The Risks of U.S. Allies Going Rogue

What happens when America's allies are tempted to "go it alone"?

Recent events in the Persian Gulf suggest that U.S. partners are increasingly willing to act on their own. Saudi Arabia has initiated steps toward an anti–Islamic State coalition, launched military operations against Shiite Houthi rebels in Yemen and sharply escalated tensions with Iran after the Saudi execution of Shiite cleric Nimr al-Nimr and Iranian protestors’ subsequent ransacking of the Saudi embassy in Tehran.

Domestic pressures undoubtedly play a role in encouraging risky foreign policies and brinkmanship. But this is only a partial explanation; deciding to escalate or go it alone also depends on a state’s allies and their expected behavior. Much hay has been made out of how Gulf state actions result from U.S. strategy (or the lack thereof) in the region. This assertiveness could be a response to U.S. pressure for burden sharing, or to perceived U.S. disengagement. The problem is that both go hand-in-hand and cannot be assessed separately.   

For example, these moves could be interpreted as the result of U.S. pressure on its partners to take on a more active role and to carry more of the costs. The United States has long been dissatisfied with the effort put forward by its regional partners, particularly in the fight against the Islamic State. On the other hand, these moves could be a response to perceived U.S. unreliability. The American withdrawal from Iraq and concurrent “pivot to Asia,” as well as the nuclear deal and feared rapprochement with Iran, has led observers to conclude that Washington’s commitment to the region has diminished.

Most analysis explains current events as the result of one or the other—U.S. pressure or (fears of) U.S. disengagement. In reality, these incentives are hard to separate. Moreover, allied self-help may relieve the American burden, but it can also undermine U.S. interests. This is because self-reliance both encourages and enables allies to pursue a more independent course. It encourages allies to do so by decreasing the benefits of falling in line, as protection is America’s quid pro quo; it enables them to do so by empowering them and reducing their dependence.

Disengagement and burden sharing, then, should not be seen as policy alternatives, but instead as inextricably linked. On the one hand, these developments may signal partners’ willingness and ability to deal with regional security issues, allowing Washington to turn its attention elsewhere. This offers a reprieve at a time marked by resource constraints, ongoing commitments in Afghanistan and the pivot to Asia. It may also serve to reduce tensions in an area where a large force presence is likely to do more harm than good, fueling conflict or terrorism directed at U.S. interests.

On the other hand, the more equitable the burden sharing, the less Washington gets to dictate the terms of the partnership. Indeed, Saudi Arabia’s increasingly assertive posture has already resulted in behavior that arguably runs counter to U.S. preferences. Saudi Arabia has prioritized quashing Shiite Houthi rebels in Yemen over fighting the Islamic State and is openly ambivalent about the nuclear deal with Iran. Behavior that inflames tensions promises to deepen regional conflicts, not resolve them.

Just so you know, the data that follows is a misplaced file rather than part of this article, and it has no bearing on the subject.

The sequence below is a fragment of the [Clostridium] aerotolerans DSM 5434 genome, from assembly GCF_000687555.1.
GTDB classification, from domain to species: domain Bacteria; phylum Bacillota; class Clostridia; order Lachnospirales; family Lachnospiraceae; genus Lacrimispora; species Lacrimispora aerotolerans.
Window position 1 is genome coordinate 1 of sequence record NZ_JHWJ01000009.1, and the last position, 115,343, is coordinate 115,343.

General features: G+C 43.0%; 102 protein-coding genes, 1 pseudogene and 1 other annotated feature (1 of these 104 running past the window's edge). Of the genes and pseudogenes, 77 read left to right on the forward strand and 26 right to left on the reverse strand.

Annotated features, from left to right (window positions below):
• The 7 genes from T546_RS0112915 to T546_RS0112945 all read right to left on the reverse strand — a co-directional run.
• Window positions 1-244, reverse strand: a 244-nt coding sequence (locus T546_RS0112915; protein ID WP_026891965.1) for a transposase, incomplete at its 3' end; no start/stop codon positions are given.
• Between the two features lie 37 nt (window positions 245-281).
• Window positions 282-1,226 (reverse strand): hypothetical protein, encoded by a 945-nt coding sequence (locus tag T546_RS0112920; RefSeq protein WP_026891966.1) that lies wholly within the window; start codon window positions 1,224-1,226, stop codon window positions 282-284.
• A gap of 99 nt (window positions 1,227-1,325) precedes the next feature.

Thus, Washington faces trade-offs when it comes to choosing where to step back and let others step forward. Less dependence on Washington is in many ways exactly the point, but it comes at a cost. This partly explains—then and now—U.S. ambivalence on allied burden sharing.

 

Have We Seen this Before?

Some Middle East analysts have already observed that these events in the region are not without precedent. During the Cold War, the United States wanted to minimize Soviet influence in the Middle East, and leaned heavily on local partners to do so rather than relying on an onshore presence. Yet it repeatedly failed to intervene to save friendly regimes. However, an even better comparison to modern Middle Eastern dynamics may be found in East Asia during the 1970s.

The costs of the Vietnam War and domestic pressure for retrenchment led to the U.S. “Guam Doctrine,” which called for allies to shoulder more of the regional defense burden. In response, U.S. partners began to seriously doubt whether the United States would continue to protect the region. Hanoi’s impending takeover of South Vietnam, the withdrawal of tens of thousands of American troops from allied soil and the U.S. opening with China only exacerbated these fears.

The result was increased allied self-help. The non-Communist countries of Southeast Asia joined together to create the Association of Southeast Nations (ASEAN) in large part to fill the perceived void created by U.S. disengagement. South Korea and Japan boosted their defense efforts and managed to (partially) set aside their historical antagonism to cooperate in the face of perceived American unreliability and fears about China, North Korea and the Soviet Union.

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